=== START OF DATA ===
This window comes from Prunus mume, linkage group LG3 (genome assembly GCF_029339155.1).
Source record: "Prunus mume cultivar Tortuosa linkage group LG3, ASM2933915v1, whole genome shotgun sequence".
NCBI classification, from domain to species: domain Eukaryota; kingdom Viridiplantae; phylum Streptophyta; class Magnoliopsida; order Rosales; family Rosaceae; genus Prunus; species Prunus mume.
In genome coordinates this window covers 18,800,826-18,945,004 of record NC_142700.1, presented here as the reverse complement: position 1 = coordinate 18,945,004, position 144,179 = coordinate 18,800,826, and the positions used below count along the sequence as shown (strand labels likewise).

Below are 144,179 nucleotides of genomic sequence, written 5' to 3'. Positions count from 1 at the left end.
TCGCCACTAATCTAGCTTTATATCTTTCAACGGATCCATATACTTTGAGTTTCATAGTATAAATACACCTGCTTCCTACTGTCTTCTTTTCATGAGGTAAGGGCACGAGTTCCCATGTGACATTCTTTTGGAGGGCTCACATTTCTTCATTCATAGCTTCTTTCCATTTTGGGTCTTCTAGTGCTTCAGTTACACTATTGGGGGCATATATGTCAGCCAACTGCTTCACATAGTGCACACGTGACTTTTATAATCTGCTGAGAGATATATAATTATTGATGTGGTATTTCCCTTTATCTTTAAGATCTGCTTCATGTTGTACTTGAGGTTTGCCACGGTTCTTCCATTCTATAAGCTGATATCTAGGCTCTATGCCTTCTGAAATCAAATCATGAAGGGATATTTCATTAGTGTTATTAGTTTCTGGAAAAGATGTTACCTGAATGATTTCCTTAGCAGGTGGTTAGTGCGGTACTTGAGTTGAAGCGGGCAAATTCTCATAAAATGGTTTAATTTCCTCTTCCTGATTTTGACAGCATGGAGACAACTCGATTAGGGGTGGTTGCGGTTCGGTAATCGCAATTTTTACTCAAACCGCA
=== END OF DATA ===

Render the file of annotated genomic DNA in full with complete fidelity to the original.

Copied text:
This window comes from Prunus mume, linkage group LG3 (genome assembly GCF_029339155.1).
Source record: "Prunus mume cultivar Tortuosa linkage group LG3, ASM2933915v1, whole genome shotgun sequence".
NCBI classification, from domain to species: domain Eukaryota; kingdom Viridiplantae; phylum Streptophyta; class Magnoliopsida; order Rosales; family Rosaceae; genus Prunus; species Prunus mume.
In genome coordinates this window covers 18,800,826-18,945,004 of record NC_142700.1, presented here as the reverse complement: position 1 = coordinate 18,945,004, position 144,179 = coordinate 18,800,826, and the positions used below count along the sequence as shown (strand labels likewise).

Below are 144,179 nucleotides of genomic sequence, written 5' to 3'. Positions count from 1 at the left end.
TCGCCACTAATCTAGCTTTATATCTTTCAACGGATCCATATACTTTGAGTTTCATAGTATAAATACACCTGCTTCCTACTGTCTTCTTTTCATGAGGTAAGGGCACGAGTTCCCATGTGACATTCTTTTGGAGGGCTCACATTTCTTCATTCATAGCTTCTTTCCATTTTGGGTCTTCTAGTGCTTCAGTTACACTATTGGGGGCATATATGTCAGCCAACTGCTTCACATAGTGCACACGTGACTTTTATAATCTGCTGAGAGATATATAATTATTGATGTGGTATTTCCCTTTATCTTTAAGATCTGCTTCATGTTGTACTTGAGGTTTGCCACGGTTCTTCCATTCTATAAGCTGATATCTAGGCTCTATGCCTTCTGAAATCAAATCATGAAGGGATATTTCATTAGTGTTATTAGTTTCTGGAAAAGATGTTACCTGAATGATTTCCTTAGCAGGTGGTTAGTGCGGTACTTGAGTTGAAGCGGGCAAATTCTCATAAAATGGTTTAATTTCCTCTTCCTGATTTTGACAGCATGGAGACAACTCGATTAGGGGTGGTTGCGGTTCGGTAATCGCAATTTTTACTCAAACCGCA